1. “New Bush-Era Torture Memo Released, Raises Questions About What Has Changed And What Hasn’t
A six-year-old memo from within the George W. Bush administration that came to light this week acknowledges that White House-approved interrogation techniques amounted to “war crimes.” The memo’s release has called attention to what has changed since President Barack Obama took office, but it also raises questions about what hasn’t.
The Bush White House tried to destroy every copy of the memo, written by then-State Department counselor Philip Zelikow. Zelikow examined tactics like waterboarding — which simulates drowning — and concluded that there was no way they were legal, domestically or internationally.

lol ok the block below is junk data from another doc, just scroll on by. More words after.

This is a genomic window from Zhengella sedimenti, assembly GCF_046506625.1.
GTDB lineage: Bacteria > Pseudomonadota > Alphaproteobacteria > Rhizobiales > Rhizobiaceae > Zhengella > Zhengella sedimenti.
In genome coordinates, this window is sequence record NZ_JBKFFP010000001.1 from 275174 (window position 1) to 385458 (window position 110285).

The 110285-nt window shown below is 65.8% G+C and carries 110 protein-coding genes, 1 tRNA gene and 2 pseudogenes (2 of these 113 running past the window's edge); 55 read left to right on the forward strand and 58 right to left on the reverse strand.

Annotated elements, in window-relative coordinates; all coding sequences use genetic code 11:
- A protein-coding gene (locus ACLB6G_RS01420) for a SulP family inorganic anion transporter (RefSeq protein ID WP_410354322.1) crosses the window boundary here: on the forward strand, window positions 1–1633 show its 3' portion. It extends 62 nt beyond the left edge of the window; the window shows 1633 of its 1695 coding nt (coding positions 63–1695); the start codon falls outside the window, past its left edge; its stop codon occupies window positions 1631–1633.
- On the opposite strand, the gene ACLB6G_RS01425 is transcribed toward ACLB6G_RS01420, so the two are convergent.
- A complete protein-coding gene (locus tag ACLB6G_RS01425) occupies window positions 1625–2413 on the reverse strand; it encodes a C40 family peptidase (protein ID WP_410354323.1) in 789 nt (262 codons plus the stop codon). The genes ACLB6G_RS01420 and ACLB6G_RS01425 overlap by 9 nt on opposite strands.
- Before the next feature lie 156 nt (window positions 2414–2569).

“We are unaware of any precedent in World War II, the Korean War, the Vietnam War, or any subsequent conflict for authorized, systematic interrogation practices similar to those in question here,” Zelikow wrote. The memo has been obtained by George Washington University’s National Security Archive and Wired’s Spencer Ackerman.
On his second full day in office, President Barack Obama formally disavowed torture, banning the types of techniques Zelikow had objected to so strongly in his memo.”
2. “To protect freedom, US jurists must pardon terror suspects caught by entrapment
Since 9/11, the majority of criminal convictions in high-profile terror cases in the US relied on sting operations. In many, the FBI crossed the line into entrapment, luring penniless men and teenagers into sophisticated plots they never could have dreamed of on their own.”
3. ““NGO”: The Guise of Innocence.
The illusion of innocent philanthropic activity”